Scholars interested in topics such as philosophy, religion, politics, art and language have employed qualitative approaches such as literary and critical analysis with great success. As more of the world's literature becomes available online, it's increasingly possible to apply quantitative methods to complement that research. So today Will Brockman and I are happy to announce a new visualization tool called the Google Books Ngram Viewer, available on Google Labs. We’re also making the datasets backing the Ngram Viewer, produced by Matthew Gray and intern Yuan K. Shen, freely downloadable so that scholars will be able to create replicable experiments in the style of traditional scientific discovery....

The Harvard site....

http://www.culturomics.org/ [culturomics.org]

The Cultural Observatory at Harvard is working to enable the quantitative study of human culture across societies and across centuries. We do this in three ways:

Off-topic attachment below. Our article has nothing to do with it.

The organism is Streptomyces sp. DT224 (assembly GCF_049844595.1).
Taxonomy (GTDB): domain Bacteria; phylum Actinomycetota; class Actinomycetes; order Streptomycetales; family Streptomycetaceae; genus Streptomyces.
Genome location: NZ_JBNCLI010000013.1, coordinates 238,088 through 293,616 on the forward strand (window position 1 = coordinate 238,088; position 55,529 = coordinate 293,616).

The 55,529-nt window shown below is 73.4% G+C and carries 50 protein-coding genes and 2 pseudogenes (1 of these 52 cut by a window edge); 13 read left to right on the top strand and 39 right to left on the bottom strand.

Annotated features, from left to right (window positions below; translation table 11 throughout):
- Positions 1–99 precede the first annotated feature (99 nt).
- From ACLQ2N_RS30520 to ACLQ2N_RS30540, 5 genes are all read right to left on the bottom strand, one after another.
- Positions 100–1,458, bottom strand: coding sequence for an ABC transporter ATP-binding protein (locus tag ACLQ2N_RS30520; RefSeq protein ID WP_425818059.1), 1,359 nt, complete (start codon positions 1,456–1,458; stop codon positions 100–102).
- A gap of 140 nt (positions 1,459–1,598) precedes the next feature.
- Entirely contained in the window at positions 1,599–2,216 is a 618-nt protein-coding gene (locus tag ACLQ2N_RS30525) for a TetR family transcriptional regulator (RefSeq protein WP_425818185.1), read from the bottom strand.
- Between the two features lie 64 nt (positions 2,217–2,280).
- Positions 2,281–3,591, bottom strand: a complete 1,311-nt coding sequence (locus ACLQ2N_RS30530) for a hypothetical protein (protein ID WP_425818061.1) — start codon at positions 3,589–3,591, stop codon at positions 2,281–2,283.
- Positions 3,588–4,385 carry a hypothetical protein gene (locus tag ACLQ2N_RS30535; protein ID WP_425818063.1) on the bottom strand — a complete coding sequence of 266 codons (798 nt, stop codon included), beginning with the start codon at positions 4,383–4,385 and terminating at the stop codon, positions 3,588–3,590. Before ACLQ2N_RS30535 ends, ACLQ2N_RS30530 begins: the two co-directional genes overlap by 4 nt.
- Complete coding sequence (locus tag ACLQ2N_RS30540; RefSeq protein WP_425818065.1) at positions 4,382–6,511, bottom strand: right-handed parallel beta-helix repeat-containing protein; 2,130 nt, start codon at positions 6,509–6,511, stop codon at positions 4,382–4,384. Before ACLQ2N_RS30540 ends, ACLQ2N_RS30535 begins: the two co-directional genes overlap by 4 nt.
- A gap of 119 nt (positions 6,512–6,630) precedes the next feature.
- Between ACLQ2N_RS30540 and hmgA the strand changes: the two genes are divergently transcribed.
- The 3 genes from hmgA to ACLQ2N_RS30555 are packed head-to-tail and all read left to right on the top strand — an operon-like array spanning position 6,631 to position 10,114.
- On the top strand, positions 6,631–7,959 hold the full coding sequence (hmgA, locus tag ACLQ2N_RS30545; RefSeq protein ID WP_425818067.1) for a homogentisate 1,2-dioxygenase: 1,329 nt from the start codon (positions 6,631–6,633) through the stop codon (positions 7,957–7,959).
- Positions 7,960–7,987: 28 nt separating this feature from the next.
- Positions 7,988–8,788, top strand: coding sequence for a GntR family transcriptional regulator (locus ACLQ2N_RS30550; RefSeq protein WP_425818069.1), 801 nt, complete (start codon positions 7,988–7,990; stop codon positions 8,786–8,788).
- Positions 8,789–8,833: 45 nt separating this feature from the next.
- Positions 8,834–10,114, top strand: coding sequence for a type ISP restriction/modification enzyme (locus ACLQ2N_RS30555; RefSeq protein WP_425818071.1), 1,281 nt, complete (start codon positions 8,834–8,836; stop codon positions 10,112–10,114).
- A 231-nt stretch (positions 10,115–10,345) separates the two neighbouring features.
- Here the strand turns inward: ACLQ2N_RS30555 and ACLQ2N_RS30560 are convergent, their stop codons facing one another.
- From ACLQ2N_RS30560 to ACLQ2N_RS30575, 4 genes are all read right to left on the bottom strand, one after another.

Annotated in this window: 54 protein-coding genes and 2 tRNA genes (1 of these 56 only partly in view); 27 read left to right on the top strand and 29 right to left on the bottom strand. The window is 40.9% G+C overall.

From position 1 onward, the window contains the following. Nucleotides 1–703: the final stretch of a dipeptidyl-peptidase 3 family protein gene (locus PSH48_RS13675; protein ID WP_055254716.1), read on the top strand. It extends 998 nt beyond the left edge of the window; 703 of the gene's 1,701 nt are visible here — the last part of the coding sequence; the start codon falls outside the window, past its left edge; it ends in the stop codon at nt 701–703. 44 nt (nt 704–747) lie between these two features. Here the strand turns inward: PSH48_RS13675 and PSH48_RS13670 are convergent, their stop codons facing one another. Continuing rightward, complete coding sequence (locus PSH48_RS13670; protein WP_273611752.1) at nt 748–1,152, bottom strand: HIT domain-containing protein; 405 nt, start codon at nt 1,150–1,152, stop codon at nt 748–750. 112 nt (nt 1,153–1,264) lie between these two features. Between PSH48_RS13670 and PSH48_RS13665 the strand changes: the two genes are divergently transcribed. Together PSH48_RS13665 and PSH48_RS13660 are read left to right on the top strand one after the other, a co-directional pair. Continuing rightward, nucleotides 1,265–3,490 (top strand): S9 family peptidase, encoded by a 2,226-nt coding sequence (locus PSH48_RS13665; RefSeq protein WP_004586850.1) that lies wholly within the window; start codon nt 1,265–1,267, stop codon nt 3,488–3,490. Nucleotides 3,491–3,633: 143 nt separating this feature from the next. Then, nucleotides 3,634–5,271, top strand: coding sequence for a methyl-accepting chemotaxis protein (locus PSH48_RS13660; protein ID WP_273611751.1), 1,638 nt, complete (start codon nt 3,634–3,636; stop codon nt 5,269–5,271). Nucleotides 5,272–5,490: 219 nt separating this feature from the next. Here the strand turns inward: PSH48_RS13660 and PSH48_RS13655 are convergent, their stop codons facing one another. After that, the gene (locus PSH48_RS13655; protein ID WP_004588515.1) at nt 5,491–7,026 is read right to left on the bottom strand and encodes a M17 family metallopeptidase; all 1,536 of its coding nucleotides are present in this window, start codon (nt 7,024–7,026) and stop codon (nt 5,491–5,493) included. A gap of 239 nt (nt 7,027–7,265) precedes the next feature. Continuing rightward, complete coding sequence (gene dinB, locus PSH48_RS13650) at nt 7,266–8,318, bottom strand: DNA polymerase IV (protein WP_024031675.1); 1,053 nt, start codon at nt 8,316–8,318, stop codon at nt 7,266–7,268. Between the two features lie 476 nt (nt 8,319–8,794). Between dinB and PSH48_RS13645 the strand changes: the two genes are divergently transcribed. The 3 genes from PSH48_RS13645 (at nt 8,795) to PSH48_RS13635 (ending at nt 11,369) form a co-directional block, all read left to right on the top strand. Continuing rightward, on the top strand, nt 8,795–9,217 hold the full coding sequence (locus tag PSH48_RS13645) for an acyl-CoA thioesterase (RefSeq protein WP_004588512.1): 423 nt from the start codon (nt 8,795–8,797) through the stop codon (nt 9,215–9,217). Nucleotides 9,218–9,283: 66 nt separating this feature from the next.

- Creating massive datasets relevant to human culture
- Using these datasets to power wholly new types of analysis
- Developing tools that enable researchers and the general public to query the data

The Google tool...

Google Labs - Books Ngram Viewer
http://ngrams.googlelabs.com/ [ngrams.googlelabs.com]



 12:46 pm on Dec 17, 2010 (gmt 0)

Nice, there's a lot of data there - although (understandably) an ngram needs to be found 40 times before it's valid for inclusion.

Like the Google (LDC-distributed) ngram dataset from a few years back (which was for english web pages) this data is really handy for research purposes.

I'm off to upset my broadband provider...